Not only were these recitations immediately uploaded as videos, but the chromebook community assured that other peers and adults would illustrate, upload public domain images, and even send music files that “fit to the videos.”  Who knew the Chromebooks would take this printed and spoken word project to the next dimension?

Some of the students wrote multiple poems and did art detailing flags, emblems, ethnic jewelry and foods.   Students expressed great pleasure and liberation at being able to use poetry and this open “mike” opportunity to share who they were and “whether they liked “ being in that diverse group.  Some literally looped the videos again and again and revisited to check even more than teacher comments, peer and adult visitor reactions.  Of course, they reacted back to suggestions and shared videos.

There are many poems by various poets celebrating or commenting on home cultures which can be used as anchors to “open” up communication.  These poems can inspire and “open” through the accredited and mandated genre writing a crucial channel for cross cultural communication between diverse students and their teachers from any and all cultures.  Ironically the opening of such a channel can introduce diverse students in a powerful easily infusible way to an opportunity for using language, reading, writing, speaking, and listening as a powerful tool for dealing with internal identify conflict/anguish and sometimes external societal ignorance, rejection or discrimination.

The I am from genre of poetry is cited and perhaps was originated by Kentucky poet-George Ella Lyon- (www.georgeellalyon.com). Books like Neighborhood Odes by Gary Soto, and Cool Hot Salsa collected by Lori Carlson into a dual language bilingual anthology in 1995 can also be used as anchor collections to prompt I am from genre verse.  This earlier collection includes: school days, home and homeland, memories, hard times, and a promising future.  It contains poems by Sandra Cisneros, Pat Mora, Johanna Vega and Albelardo Delgado. Luis Alberto Ambroggio’s  “Learning English” (in Cool Salsa)  nicely expresses the dilemma many diverse adults and students face as we deal with being “others” in a supposed American society or “others” in a diverse majority group where we are the minority:  “to understand me/you have to know Spanish. . . /If I speak another language/ and use  different words. . . I don’t know/if I’ll continue being the same person.”

Through the use of culturally referenced poetry, teachers of language arts and perhaps social studies and foreign language can use their own home cultures or even supposedly the same ethnic background, to break down cultural and language communication barriers among diverse students.  Once this frees up the “I” that student and adult educator can travel back and forth between “I am from” and “I am going to” with self knowledge and respect for the journey of others. The focus can be on knowing and on talking with “each other” using recorded poetry readings and talks in multiple languages, about our shared common interests and experiences, while explaining through speaking, listening, reading and writing our home cultures.  Chromebooks bridge the cultural, linguistic, and printed language communications only gap, allowing many cultures to converse together as separate and as connected community members, as soon as the Chromebook charges up.  That is digital diversity dividend which enables dialogue and diversity.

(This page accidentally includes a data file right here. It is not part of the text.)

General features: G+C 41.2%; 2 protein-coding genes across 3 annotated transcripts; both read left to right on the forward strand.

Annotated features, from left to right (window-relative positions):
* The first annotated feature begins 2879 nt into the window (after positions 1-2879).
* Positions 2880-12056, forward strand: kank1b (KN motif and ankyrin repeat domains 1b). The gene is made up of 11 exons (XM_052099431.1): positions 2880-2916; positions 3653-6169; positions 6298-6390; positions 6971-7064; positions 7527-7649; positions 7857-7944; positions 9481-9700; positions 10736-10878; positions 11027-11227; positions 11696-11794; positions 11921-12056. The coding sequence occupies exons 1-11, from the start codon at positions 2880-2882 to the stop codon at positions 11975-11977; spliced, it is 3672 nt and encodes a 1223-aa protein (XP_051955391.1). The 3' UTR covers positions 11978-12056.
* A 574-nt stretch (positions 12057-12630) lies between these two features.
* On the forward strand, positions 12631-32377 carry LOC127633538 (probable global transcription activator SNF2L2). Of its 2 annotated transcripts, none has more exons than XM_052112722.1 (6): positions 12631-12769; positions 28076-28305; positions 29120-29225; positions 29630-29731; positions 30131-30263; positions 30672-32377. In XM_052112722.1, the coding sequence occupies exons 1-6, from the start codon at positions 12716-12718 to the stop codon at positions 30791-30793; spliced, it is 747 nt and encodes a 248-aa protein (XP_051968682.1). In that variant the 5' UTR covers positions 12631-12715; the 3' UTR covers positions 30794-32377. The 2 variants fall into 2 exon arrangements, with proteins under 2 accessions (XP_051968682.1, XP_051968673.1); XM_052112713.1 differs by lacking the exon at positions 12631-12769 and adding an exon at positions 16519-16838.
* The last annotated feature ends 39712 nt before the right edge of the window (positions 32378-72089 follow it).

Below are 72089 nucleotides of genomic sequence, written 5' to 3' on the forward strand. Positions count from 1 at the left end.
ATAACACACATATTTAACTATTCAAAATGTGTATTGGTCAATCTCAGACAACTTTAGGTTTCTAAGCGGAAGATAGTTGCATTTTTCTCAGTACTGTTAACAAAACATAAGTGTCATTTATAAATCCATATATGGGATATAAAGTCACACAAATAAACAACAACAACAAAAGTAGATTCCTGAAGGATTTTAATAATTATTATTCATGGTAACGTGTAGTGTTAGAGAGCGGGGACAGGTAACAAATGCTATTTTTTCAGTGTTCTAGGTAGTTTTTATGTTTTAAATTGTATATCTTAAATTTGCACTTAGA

References:

Cool Hot Salsa. Edited by Lori Carlson. New York: Random House, 1995.

Red Hot Salsa. Edited by Lori Carlson. New York: Henry Holt and Company, 2005.

Soto, Gary. Neighborhood Odes. Orlando: Harcourt, 1992.

For a Bilingual Writer, ‘No One True Language’

http://www.npr.org/2011/10/17/141368408/for-a-bilingual-writer-no-one-true-language

Dr. Rose Reissman,

Academic and Grant Funding Director for Sector 5

About Sector 5,

Sector 5, Inc. (OTCQB: SFIV), is a Proud American Corporation, that sells, manufactures and develops new innovative consumer electronics under Sector 5 and other brands. The Company markets its partnership with Google approved Chromebooks to educational organizations, other B2B and B2C sales channels, with retail sales on Amazon. It is in development of several new products to serve the educational, business and retail markets. Follow the company on http://www.twitter.com/sectorfiveinc and http://www.facebook.com/sect5 and find further information at http://www.sector-five.com. For Sector 5’s Forward Looking Statements, click here.

CONTACT: contact@sector-five.com